To students of British road-building policy over the past two decades, this marks some sort of watershed, and looks suspiciously like joined-up thinking. In the past, big road schemes were regarded as almost self-evidently necessary and opposition to them was regarded as irrational at worst, and nimbyism at best.
But it was this refusal to countenance alternatives to enormously destructive projects, such as the Twyford Down extension of the M3 in Hampshire, and the Newbury bypass in Berkshire, that spawned the anti-roads protest movement of radical young eco-activists, many of whom have gone on, via groups such as Reclaim The Streets, to become the anti-capitalist protesters of Seattle, Prague and Gothenburg.
Had Mr Byers approved the bypass, they would have fought a second Battle of Hastings. There is no doubt it would have become a focus of environmental discontent, attracting determined eco-warriors to perch in the trees and proclaim to the skies New Labour's bad faith.
It is very likely that the prospect of a fight with Swampy and friends did play some part in the Government's decision – politics is politics, after all – and this was certainly one of the main accusations levelled at Mr Byers and his colleagues by disappointed supporters of the scheme. But in the Secretary of State's report and an accompanying letter to the leader of the South-east Regional Assembly published yesterday, the intellectual case for rejection is set out for all to see.
Mr Byers said: "In my view, the balance of the arguments presented in favour of the bypasses is not sufficient to outweigh these very strong environmental requirements.
"I believe, therefore, we must look for alternative means to prevent the further decline of the area and to optimise its economic potential."
In the green movement, joy was unconfined. "It's quite a brave decision and we are very, very pleased," said Lilli Matson, of the Council for the Protection of Rural England.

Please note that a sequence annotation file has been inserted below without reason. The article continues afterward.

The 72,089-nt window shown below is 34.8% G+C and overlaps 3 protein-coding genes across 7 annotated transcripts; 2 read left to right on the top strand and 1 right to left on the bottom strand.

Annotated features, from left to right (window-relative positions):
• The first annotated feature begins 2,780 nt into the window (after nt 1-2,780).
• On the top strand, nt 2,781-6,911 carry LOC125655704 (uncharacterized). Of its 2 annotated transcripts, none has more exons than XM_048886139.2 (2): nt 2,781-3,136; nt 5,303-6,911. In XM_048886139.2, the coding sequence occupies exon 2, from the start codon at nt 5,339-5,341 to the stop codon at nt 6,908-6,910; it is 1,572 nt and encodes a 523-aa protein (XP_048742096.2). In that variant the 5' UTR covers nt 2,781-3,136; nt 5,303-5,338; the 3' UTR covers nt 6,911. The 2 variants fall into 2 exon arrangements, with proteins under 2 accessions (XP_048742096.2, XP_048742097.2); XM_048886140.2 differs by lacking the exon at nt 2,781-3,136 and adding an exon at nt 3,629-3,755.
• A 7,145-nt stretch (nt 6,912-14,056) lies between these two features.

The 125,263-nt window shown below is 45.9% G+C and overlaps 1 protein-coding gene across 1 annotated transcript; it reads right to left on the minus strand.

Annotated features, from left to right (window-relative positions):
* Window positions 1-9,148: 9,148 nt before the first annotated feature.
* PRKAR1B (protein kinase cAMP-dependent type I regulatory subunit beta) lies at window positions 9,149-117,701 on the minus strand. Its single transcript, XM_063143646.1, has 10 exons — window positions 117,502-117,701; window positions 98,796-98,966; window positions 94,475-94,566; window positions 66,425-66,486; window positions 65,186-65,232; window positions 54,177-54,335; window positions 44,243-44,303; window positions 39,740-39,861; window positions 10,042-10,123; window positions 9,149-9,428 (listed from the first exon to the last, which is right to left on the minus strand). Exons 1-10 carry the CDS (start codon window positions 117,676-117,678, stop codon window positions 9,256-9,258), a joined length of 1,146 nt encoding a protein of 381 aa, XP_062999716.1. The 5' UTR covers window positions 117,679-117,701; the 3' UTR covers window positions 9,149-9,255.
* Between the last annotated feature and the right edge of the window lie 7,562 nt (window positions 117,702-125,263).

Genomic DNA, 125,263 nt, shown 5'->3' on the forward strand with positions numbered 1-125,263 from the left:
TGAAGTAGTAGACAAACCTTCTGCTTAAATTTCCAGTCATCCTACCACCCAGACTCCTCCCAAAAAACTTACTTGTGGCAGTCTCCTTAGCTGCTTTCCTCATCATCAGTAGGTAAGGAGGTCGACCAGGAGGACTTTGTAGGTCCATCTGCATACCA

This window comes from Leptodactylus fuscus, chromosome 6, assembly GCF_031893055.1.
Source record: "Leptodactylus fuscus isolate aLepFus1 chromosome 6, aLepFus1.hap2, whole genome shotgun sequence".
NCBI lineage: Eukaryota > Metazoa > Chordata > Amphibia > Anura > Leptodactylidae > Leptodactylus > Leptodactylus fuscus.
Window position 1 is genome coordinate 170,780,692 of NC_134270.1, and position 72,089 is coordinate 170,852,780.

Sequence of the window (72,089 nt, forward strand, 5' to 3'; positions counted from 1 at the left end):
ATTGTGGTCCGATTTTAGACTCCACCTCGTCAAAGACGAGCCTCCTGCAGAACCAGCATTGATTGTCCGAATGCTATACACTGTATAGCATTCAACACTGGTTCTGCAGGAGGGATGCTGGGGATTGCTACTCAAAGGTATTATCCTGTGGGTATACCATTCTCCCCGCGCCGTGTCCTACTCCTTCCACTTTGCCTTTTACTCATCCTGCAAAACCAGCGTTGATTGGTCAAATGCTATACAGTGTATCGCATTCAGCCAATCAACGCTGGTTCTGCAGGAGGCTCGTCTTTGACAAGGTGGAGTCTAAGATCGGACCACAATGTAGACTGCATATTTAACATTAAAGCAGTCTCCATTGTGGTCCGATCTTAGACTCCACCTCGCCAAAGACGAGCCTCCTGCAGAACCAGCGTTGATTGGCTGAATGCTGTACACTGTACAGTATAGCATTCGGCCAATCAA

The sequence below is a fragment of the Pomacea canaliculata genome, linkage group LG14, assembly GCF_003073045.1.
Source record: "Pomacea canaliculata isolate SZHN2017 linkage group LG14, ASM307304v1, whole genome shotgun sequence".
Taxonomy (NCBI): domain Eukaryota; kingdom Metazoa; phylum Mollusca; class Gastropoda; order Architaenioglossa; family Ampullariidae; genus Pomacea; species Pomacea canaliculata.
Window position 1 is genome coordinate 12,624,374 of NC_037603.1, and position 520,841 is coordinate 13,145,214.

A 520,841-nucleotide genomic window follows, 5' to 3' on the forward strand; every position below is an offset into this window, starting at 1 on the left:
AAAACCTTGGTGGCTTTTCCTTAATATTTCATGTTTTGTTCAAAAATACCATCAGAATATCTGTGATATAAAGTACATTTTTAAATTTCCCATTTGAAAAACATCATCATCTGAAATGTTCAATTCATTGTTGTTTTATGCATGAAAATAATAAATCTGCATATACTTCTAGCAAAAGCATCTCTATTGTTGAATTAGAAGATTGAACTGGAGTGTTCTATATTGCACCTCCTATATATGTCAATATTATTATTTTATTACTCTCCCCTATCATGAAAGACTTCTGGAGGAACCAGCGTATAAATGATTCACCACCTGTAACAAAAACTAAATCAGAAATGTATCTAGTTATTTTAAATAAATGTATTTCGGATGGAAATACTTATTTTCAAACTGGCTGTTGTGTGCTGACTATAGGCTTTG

Tony Bosworth, of Friends of the Earth, added: "We're delighted. A great decision. A victory for common sense. Hastings has got real problems but the bypasses are not the answer. They don't solve the traffic problem, they're not needed for regeneration, and they will cause huge environmental damage."
On the other side, despondency was equally evident. "It was the wrong decision," said Michael Foster, Labour MP for Hastings and Rye.
"My electors are now devastated by the decision not to proceed with the bypass despite the local council being unanimous, the county council being unanimous, the South-east region being unanimous."
Peter Jones, Conservative leader of East Sussex County Council, accused the Government of being too scared to stand up to the "eco-tyrants" and warned that some businesses might now desert the town. "This decision is a total disaster," he said. "It will deeply undermine the whole regeneration efforts in the Hastings and Bexhill areas and that whole end of the county in which 250,000 people live."
Ken Caldwell, chief executive of Sussex Enterprise, which represents more than 5,500 firms, said: "Businesses all along the South Coast and especially in Hastings will be bitterly disappointed."
Stephen Byers had better not plan a weekend break in Hastings for the foreseeable future. But then, no one ever said that joined-up thinking didn't have a price.Reuse content